Friday, June 5, 2020

Periodic Clock

Circular design for organizing the elements. It's a pity we don't have a 16-hour clock, I could have constructed this much neater then. And why abandon the fine Bohr-model all together? Some elements are not of this world, thus they're purplish-violet (and radioactively decay to some other colors)

Chemistry info: 
1s = night vs. day 
2,3,4,5,6,7s and p by groups = 2*3*30min = 2*hour and a half/day , groups IV and 0 have been set to mark the midnight and noon time. 
the 40 d-block elements each take = 2,25min = 2min 15s to pass 
the f-block goes to the seconds = 1 element every 4,82 secs 

 This system works well with the human usage of words. "Gimme just a second" usually means at least 4 seconds. "This'll take only a moment" would be 2 1/4 minutes. "It'll be ready within an hour" customarily means an hour and a half, doesn't it? Other plus sides, I don't know. At least it summarily works until element 119 is found. 

Possibly continuing this project with some hard data additions at some point. And it's somewhat ugly now, but it was hard enough to draw a regular 40-hedron. Sp orbitals are organised spirally so there are two regular hours and a radioactive hour after these. ;-) , there's no other justification to set them up like this that I'd consider helpful. The other way to count the hours would require 40 minutes in half an hour, so the lanthanide/actinide seconds would be near the current second.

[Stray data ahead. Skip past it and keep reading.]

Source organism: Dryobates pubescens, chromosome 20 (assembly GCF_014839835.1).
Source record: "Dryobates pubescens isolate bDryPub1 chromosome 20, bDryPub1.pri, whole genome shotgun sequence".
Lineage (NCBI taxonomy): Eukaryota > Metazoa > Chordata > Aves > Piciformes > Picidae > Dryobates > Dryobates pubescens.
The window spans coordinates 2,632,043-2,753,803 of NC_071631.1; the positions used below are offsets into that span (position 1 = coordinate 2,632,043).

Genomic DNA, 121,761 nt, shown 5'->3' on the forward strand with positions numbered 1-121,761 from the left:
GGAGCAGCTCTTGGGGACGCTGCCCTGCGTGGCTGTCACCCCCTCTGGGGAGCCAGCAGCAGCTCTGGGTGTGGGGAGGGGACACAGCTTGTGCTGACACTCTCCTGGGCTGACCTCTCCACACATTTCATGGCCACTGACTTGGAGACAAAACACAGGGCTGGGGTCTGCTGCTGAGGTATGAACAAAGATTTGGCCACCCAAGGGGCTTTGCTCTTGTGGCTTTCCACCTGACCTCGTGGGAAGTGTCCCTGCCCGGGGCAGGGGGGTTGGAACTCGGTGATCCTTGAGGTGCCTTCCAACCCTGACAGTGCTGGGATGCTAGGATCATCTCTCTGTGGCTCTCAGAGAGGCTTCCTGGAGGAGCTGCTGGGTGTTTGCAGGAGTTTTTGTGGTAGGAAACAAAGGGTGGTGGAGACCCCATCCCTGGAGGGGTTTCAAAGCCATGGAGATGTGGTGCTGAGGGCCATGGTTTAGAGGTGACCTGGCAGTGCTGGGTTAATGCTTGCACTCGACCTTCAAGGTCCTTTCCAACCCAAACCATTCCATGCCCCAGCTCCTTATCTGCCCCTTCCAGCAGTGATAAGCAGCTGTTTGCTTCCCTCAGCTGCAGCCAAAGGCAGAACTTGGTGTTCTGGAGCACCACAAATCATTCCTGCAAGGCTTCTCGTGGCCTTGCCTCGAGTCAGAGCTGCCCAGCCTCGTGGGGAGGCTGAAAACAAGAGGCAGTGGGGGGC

Made a copy with abbreviations on a huge font size. Likely too large and they make the organization of the circlets less clear. :-/.
Blogspot has become harder to use. See it here, finally got it in.

Another maybe more logical arrangement:

This divides a day to eight segments of 3 three hours each.

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